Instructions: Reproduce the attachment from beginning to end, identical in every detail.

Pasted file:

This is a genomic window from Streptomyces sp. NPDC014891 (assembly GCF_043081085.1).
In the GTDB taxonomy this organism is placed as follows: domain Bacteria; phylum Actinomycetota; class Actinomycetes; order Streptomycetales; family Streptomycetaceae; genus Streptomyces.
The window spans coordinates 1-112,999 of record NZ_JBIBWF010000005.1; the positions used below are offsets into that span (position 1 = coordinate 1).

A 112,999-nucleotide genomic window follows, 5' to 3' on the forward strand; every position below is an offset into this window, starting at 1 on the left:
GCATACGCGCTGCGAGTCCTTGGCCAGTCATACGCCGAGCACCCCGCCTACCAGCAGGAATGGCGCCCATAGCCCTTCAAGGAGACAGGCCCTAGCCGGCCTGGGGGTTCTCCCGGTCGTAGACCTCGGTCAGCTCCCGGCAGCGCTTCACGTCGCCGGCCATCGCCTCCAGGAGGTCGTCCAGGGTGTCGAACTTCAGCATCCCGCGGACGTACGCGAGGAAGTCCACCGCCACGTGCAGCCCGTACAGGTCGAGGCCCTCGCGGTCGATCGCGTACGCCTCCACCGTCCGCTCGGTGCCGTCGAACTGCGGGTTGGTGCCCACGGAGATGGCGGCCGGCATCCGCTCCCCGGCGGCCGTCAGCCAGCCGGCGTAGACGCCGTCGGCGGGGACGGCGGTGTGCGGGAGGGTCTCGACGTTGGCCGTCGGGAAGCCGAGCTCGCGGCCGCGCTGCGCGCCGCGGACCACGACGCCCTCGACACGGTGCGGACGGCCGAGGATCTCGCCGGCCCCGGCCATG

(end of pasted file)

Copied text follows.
This is a genomic window from Streptomyces sp. NPDC014891 (assembly GCF_043081085.1).
In the GTDB taxonomy this organism is placed as follows: domain Bacteria; phylum Actinomycetota; class Actinomycetes; order Streptomycetales; family Streptomycetaceae; genus Streptomyces.
The window spans coordinates 1-112,999 of record NZ_JBIBWF010000005.1; the positions used below are offsets into that span (position 1 = coordinate 1).

A 112,999-nucleotide genomic window follows, 5' to 3' on the forward strand; every position below is an offset into this window, starting at 1 on the left:
GCATACGCGCTGCGAGTCCTTGGCCAGTCATACGCCGAGCACCCCGCCTACCAGCAGGAATGGCGCCCATAGCCCTTCAAGGAGACAGGCCCTAGCCGGCCTGGGGGTTCTCCCGGTCGTAGACCTCGGTCAGCTCCCGGCAGCGCTTCACGTCGCCGGCCATCGCCTCCAGGAGGTCGTCCAGGGTGTCGAACTTCAGCATCCCGCGGACGTACGCGAGGAAGTCCACCGCCACGTGCAGCCCGTACAGGTCGAGGCCCTCGCGGTCGATCGCGTACGCCTCCACCGTCCGCTCGGTGCCGTCGAACTGCGGGTTGGTGCCCACGGAGATGGCGGCCGGCATCCGCTCCCCGGCGGCCGTCAGCCAGCCGGCGTAGACGCCGTCGGCGGGGACGGCGGTGTGCGGGAGGGTCTCGACGTTGGCCGTCGGGAAGCCGAGCTCGCGGCCGCGCTGCGCGCCGCGGACCACGACGCCCTCGACACGGTGCGGACGGCCGAGGATCTCGCCGGCCCCGGCCATG